6. Industrial Robot Skills

    OpenAIRE

    Stenmark, Maj

    2013-01-01

    When robots are working in dynamic environments, close to humans lacking extensive knowledge of robotics, there is a strong need to simplify the user interaction and make the system execute as autonomously as possible. For industrial robots working side-by-side with humans in manufacturing industry, AI systems are necessary to lower the demand on programming time and expertise. One central concept in knowledge modeling for robots is action representation. In this paper, we describe ou...

  7. Malicious Hubs: Detecting Abnormally Malicious Autonomous Systems

    Energy Technology Data Exchange (ETDEWEB)

    Kalafut, Andrew J. [Indiana University; Shue, Craig A [ORNL; Gupta, Prof. Minaxi [Indiana University

    2010-01-01

    While many attacks are distributed across botnets, investigators and network operators have recently targeted malicious networks through high profile autonomous system (AS) de-peerings and network shut-downs. In this paper, we explore whether some ASes indeed are safe havens for malicious activity. We look for ISPs and ASes that exhibit disproportionately high malicious behavior using 12 popular blacklists. We find that some ASes have over 80% of their routable IP address space blacklisted and others account for large fractions of blacklisted IPs. Overall, we conclude that examining malicious activity at the AS granularity can unearth networks with lax security or those that harbor cybercrime.

  8. Design and modeling of an autonomous multi-link snake robot, capable of 3D-motion

    Directory of Open Access Journals (Sweden)

    Rizkallah Rabel

    2016-01-01

    Full Text Available The paper presents the design of an autonomous, wheeless, mechanical snake robot that was modeled and built at Notre Dame University – Louaize. The robot is also capable of 3D motion with an ability to climb in the z-direction. The snake is made of a series links, each containing one to three high torque DC motors and a gearing system. They are connected to each other through Aluminum hollow rods that can be rotated through a 180° span. This allows the snake to move in various environments including unfriendly and cluttered ones. The front link has a proximity sensor used to map the environment. This mapping is sent to a microcontroller which controls and adapts the motion pattern of the snake. The snake can therefore choose to avoid obstacles, or climb over them if their height is within its range. The presented model is made of five links, but this number can be increased as their role is repetitive. The novel design is meant to overcome previous limitations by allowing 3D motion through electric actuators and low energy consumption.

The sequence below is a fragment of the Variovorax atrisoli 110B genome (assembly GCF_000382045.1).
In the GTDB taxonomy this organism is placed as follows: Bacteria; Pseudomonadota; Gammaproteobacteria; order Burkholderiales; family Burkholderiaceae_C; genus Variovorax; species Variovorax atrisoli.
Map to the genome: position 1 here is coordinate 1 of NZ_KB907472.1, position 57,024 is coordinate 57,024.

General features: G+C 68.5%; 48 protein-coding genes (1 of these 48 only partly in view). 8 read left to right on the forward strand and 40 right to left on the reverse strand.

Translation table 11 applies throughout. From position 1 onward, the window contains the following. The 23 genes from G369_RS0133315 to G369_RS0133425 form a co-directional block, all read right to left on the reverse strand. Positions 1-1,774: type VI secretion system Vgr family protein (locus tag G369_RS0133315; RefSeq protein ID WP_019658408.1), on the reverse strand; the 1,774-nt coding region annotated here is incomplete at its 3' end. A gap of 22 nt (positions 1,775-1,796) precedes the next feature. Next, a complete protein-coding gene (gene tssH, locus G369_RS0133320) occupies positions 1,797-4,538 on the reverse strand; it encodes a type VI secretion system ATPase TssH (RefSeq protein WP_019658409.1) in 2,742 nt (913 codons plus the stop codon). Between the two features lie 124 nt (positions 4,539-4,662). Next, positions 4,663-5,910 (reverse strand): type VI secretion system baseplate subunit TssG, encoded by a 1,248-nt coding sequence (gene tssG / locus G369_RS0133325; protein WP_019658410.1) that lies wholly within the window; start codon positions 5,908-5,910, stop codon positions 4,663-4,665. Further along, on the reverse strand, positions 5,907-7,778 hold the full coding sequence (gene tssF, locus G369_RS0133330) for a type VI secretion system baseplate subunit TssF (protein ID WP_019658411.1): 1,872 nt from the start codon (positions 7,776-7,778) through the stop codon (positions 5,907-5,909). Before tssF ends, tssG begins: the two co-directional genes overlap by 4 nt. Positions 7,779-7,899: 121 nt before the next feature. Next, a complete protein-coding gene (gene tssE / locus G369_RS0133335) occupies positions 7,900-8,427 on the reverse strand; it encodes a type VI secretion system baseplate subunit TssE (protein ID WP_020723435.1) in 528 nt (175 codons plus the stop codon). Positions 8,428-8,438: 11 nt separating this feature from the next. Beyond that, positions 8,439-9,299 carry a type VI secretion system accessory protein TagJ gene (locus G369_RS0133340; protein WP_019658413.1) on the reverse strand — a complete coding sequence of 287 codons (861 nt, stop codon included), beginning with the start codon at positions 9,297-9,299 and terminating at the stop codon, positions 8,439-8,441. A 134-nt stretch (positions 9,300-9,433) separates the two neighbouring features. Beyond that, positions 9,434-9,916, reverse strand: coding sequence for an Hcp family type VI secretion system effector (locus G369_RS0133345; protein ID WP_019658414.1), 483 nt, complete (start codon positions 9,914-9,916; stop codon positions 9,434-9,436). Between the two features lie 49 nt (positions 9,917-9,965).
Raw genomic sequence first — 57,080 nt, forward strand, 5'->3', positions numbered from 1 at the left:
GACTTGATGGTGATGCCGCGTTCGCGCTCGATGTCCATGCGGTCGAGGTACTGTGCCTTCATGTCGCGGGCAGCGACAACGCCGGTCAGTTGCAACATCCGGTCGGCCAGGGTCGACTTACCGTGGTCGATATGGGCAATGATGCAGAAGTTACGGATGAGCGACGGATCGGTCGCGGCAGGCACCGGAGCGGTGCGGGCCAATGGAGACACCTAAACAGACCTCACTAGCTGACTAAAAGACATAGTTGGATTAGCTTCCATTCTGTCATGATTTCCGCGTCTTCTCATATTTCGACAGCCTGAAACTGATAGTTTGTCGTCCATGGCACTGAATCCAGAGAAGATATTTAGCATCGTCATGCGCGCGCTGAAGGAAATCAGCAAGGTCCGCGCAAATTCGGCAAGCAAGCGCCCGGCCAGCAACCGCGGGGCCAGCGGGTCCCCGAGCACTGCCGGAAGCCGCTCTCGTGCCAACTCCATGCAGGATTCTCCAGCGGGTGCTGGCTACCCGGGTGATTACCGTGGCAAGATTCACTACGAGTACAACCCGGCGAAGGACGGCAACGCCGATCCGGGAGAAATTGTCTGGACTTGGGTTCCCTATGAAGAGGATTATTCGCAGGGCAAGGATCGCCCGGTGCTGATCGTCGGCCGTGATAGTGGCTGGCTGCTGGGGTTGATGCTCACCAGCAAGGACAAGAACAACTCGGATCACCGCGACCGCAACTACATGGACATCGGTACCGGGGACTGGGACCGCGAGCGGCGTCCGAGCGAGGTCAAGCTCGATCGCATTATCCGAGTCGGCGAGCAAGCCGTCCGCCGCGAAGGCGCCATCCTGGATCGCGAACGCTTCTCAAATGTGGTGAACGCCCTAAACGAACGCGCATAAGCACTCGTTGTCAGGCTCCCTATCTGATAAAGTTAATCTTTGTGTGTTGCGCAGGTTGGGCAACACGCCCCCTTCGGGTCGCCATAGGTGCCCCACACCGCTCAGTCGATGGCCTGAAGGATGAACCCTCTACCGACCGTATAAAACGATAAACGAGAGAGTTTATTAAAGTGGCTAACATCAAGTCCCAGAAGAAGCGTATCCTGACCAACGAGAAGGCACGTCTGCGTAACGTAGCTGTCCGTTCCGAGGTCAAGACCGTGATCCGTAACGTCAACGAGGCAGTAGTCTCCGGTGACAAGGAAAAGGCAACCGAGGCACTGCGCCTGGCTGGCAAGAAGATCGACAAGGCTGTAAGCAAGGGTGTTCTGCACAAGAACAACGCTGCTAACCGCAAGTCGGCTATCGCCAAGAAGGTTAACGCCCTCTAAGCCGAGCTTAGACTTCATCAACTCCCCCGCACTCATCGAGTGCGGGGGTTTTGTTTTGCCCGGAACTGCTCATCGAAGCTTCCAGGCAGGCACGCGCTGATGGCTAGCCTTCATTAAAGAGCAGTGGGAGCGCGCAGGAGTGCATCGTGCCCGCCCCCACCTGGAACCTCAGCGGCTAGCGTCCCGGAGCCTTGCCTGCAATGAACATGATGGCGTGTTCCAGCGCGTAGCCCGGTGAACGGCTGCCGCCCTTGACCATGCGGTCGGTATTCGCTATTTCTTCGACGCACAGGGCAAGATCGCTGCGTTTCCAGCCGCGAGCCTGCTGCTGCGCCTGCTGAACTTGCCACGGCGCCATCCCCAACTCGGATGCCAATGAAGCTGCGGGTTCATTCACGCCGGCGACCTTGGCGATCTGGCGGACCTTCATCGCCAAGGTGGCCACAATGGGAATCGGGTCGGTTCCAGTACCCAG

9. DaVinci canvas: a telerobotic surgical system with integrated, robot-assisted, laparoscopic ultrasound capability.

    Science.gov (United States)

    Leven, Joshua; Burschka, Darius; Kumar, Rajesh; Zhang, Gary; Blumenkranz, Steve; Dai, Xiangtian Donald; Awad, Mike; Hager, Gregory D; Marohn, Mike; Choti, Mike; Hasser, Chris; Taylor, Russell H

    2005-01-01